I began writing this back in the fall. Then I got busy with social movements, like keeping same-day voter registration in Maine, and I didn’t pay as much attention to the Occupy stuff. Now, Time Magazine has named the protestor its Person of the Year and the issue arrived in my mailbox this week. Most of the story is about the protests in the Middle East, as it should be. Those people are protestors. They helped overthrow brutal dictatorships. Camping in parks doesn’t count as protesting in my book.
The Occupier interviewed for the Time article says he got involved because he was frustrated by how little the Obama Administration had accomplished. I think you all know my thoughts on that one, but just in case, check out What the Heck Has Obama Done So Far? But it gets better. While the occupier was disappointed with the other occupiers, he acknowledged “there are jerks in every organization no matter how ‘pure’ the organization.” If only he and his compatriots recognized that governments are also organizations.
Here are my thoughts from October:
I’ve had mixed feelings about the #occupy protests. The occupiers seems like the Tea Party of the left to me: they are !ANGRY! but it’s unclear exactly what they are !ANGRY! about: wall street malfeasance? Corporate greed? Wealth distribution? Capitalism? Corporations in general? The Citizens United “corporations are people” decision? All of the above?
I agree with Nobel Laureate Leymah Gbowee that the occupiers lack “a focused agenda: this is what we want and these are the strategies we are going to use to get what we want.” One simple strategy is to vote, but apparently you’re not voting. More about that later.
Jen Schmidt had a great piece on Boston.com: We are the 99 Percent, Too—But We Don’t Agree with Occupy. She highlighted three major concerns:
- Hypocrisy–best summed up by this sentence: “Your point about hating the uber-wealthy corporation is lost when it finishes with a small “Sent from my iPhone” sign off.”
- The Lack of Awareness—there are 7 billion people in this world and the 99% of America are a hell of a lot better off than the 99% elsewhere.
- The Missing Message–I’m a political organizer; message is key, yet the occupiers don’t have one. They have a list of complaints, but I’m looking for more. “Without a goal, without a stance, and without an end, your means mean nothing. Awareness is great, but as you aim for tangible action and demand accountability from those you protest, the need for a unified message increases.”
However, I’d say my number one complaint is the likely overlap between the occupiers and the people who don’t vote. From 2008 to 2010 there was:
- a 60% decline in voters under the age of 24
- a 50% decline in voters ages 25-29
- a 40% decline in African-American voters
- a 30% decline in Hispanic voters
- a 33% decline in voters with incomes under $30K
By contrast, the 65+ and up crowd (the core of the Tea Party) declined by less than 1 percent, and the mostly white voters making more than $200K (aka the 1% the occupiers are complaining about) declined only 5% (Voting, Not OWS, Will Save America).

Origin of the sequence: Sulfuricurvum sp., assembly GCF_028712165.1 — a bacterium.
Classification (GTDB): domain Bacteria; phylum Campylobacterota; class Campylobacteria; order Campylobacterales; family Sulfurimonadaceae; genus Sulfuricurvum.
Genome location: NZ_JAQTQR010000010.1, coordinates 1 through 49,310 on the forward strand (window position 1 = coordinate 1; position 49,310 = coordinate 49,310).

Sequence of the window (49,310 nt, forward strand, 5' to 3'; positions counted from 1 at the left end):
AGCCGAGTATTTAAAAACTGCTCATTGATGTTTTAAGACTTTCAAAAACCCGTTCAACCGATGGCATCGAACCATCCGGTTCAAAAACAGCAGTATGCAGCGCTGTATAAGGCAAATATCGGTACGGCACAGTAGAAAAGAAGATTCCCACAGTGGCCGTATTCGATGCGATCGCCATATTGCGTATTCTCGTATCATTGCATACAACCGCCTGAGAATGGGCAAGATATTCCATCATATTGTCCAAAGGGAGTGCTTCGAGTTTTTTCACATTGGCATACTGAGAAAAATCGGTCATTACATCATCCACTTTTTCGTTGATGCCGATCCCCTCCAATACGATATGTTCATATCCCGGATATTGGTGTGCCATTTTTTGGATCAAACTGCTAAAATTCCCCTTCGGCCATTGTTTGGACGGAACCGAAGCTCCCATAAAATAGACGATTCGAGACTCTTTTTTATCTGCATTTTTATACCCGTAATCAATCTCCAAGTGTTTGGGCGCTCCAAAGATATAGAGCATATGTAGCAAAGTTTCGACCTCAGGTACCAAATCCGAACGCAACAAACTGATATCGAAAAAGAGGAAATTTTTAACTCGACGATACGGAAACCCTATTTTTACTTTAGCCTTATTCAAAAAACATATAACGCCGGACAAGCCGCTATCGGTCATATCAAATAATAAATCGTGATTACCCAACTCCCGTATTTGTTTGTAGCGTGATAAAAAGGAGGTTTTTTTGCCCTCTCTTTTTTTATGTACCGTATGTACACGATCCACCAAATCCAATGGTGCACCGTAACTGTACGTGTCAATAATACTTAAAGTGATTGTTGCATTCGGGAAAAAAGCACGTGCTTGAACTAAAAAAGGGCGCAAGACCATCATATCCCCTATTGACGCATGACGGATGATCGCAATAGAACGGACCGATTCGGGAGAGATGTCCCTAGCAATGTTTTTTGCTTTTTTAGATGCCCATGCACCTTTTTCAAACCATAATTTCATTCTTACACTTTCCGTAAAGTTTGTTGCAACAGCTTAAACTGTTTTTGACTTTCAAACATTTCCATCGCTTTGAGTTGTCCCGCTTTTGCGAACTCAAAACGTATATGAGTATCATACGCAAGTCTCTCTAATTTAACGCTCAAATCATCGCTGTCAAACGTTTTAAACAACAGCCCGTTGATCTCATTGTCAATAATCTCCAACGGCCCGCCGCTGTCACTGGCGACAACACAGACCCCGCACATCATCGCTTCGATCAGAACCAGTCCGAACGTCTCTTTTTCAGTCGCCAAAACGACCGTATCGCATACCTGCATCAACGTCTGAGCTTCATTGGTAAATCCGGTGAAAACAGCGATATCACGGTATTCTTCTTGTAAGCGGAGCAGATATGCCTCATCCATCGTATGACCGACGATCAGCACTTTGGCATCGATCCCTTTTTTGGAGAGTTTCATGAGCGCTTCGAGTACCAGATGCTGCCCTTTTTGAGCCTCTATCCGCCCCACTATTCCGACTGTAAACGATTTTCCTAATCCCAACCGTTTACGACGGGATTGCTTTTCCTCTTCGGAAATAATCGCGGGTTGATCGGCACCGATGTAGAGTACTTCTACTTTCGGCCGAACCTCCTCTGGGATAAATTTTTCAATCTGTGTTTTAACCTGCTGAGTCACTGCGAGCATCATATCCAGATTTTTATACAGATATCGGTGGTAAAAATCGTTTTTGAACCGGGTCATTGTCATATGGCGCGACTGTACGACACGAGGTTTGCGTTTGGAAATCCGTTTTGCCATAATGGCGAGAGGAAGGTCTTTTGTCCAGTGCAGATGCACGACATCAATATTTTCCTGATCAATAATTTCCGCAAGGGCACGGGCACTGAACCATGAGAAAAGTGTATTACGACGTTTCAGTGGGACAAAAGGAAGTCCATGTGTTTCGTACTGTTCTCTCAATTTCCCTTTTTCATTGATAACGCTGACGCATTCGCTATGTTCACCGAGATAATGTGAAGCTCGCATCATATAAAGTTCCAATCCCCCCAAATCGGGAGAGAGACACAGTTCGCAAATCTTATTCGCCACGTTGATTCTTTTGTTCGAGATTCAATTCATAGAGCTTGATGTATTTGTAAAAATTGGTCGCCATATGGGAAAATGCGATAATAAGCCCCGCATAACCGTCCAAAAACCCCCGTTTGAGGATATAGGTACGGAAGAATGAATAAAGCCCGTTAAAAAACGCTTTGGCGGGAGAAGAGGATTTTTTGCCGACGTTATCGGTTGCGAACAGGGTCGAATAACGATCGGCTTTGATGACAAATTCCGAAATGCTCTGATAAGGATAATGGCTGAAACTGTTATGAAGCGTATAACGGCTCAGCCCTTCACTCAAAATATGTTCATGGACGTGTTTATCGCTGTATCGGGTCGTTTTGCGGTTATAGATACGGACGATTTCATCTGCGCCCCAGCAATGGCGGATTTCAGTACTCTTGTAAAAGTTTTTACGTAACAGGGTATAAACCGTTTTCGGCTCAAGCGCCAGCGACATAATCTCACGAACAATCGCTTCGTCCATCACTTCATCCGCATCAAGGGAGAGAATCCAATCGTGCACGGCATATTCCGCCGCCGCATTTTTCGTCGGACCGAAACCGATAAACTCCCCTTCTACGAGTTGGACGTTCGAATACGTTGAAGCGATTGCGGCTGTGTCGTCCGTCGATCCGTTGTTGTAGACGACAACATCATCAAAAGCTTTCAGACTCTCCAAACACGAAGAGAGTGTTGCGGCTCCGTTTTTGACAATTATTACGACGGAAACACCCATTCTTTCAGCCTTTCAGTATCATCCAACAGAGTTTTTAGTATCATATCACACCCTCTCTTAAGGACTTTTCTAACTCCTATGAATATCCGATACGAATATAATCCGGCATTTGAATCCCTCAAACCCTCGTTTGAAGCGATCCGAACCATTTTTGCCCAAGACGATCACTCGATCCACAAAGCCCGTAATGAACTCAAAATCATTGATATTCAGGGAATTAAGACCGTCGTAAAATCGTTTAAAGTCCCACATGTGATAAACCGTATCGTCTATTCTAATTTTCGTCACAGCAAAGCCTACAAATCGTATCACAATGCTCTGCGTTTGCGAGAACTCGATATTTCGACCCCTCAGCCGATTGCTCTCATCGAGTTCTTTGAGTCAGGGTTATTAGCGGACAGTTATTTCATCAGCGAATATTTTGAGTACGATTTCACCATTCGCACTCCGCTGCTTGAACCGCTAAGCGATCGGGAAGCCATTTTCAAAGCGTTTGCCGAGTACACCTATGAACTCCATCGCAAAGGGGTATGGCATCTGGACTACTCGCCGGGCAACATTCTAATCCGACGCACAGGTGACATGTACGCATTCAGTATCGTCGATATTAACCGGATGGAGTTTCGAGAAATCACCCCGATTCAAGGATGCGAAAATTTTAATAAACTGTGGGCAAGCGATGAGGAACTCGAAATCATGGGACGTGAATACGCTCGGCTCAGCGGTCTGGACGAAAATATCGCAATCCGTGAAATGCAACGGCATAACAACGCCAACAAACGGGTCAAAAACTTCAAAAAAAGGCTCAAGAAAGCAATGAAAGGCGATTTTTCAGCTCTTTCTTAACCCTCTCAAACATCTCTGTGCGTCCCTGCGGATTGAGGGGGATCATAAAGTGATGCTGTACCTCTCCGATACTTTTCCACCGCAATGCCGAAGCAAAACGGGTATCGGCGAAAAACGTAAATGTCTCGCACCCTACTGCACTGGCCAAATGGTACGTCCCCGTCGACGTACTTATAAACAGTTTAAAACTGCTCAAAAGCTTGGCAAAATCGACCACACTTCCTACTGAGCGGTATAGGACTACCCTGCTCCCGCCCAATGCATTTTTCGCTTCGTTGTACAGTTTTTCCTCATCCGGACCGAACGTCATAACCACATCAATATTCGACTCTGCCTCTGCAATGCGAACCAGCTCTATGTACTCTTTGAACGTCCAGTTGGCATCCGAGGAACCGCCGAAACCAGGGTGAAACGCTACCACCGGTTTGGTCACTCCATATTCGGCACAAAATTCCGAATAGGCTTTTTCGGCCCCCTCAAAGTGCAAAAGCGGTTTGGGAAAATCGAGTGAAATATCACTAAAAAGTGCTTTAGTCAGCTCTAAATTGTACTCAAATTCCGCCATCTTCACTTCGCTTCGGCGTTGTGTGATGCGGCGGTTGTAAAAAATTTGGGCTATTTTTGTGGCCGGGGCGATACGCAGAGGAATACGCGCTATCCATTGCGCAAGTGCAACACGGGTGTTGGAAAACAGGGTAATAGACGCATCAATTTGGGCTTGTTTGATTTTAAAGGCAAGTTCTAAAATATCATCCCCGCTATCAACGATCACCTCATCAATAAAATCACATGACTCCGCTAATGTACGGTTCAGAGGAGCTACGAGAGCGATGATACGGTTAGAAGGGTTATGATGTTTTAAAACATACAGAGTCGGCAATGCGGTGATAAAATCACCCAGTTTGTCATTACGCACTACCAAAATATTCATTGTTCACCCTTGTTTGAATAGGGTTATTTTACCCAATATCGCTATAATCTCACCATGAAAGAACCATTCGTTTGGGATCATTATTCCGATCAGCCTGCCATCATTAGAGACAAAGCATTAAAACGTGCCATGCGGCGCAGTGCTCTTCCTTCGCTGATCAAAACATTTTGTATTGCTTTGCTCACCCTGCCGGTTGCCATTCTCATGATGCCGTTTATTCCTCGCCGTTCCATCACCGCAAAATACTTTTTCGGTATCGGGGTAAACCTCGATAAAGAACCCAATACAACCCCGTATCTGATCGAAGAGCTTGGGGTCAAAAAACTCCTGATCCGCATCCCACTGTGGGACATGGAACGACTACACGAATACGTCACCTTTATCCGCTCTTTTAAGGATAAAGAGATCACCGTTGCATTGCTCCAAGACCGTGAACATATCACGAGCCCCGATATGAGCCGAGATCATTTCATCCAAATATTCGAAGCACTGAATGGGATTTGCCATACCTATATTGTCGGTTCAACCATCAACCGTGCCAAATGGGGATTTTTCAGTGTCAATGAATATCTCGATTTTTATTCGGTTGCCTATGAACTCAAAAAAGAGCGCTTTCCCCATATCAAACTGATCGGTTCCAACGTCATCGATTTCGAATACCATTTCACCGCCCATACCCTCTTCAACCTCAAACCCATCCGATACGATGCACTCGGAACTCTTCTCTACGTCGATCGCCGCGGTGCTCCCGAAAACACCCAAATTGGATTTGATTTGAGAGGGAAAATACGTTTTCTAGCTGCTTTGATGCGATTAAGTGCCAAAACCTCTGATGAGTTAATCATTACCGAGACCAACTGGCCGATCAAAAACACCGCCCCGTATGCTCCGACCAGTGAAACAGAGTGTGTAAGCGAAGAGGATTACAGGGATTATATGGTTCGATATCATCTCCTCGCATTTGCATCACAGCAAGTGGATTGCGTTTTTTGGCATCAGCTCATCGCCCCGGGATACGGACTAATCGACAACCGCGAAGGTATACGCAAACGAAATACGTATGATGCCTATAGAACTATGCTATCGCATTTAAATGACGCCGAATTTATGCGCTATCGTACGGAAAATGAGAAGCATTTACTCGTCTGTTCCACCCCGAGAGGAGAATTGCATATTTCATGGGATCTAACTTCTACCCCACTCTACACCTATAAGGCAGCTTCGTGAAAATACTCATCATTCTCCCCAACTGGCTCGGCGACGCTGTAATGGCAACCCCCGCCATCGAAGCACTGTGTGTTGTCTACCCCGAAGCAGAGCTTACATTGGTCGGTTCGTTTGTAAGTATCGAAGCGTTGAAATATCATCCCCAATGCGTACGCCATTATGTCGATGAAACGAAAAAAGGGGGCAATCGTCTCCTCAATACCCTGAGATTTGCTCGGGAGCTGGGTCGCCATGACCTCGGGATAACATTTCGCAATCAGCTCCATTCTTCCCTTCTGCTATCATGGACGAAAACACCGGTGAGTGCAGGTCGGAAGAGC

Why are we in this mess? Cause decisions are made by those who show up. The other side showed up. Too many of you couldn’t be bothered. Life is unfair, the political system sucks, too much inequality. Valid complaints. But I’m less inclined to listen to you when you can’t be bothered to raise your hand every year.
Put another way, “go and participate in the process instead of screaming about why you have no voice.”
You want a revolution? Start by being an informed and educated citizen. Then vote. Vote, vote, vote. Vote in every election. Midterms count. So do primaries. Don’t like the candidates? Run for office yourself. Recruit candidates who share more of your values (you’ll never get an exact match, unless you run yourself and remember that perfect is the enemy of good). Volunteer for the candidates and campaigns you prefer. And vote. Hopefully you’re getting how important voting is. The civil rights leaders did. More from Frank Viviano:
“Half a century ago, Martin Luther King and Cesar Chavez understood that genuine change could only be achieved through long-term, patient struggle – and that the prize, in King’s famous words, was full access to the nation’s key institutions, notably the ballot box and the governing seats it fills.
“The leaders and foot soldiers of the civil rights era fought with unflagging commitment, and King himself was martyred, in a two-decade campaign for the voting privileges that 2010 abstainers dismissed as unworthy of an hour’s time on a single Tuesday in November. The Wall Street demonstrators are now debating an even broader boycott of the 2012 presidential election.”
I found this gem at the end of the Time piece: “Aftermaths are never as splendid as uprisings. Solidarity has a short half-life. Democracy is messy and hard, and votes may not go your way. Freedom doesn’t appear all at once.” Guess what? Politics works the same way.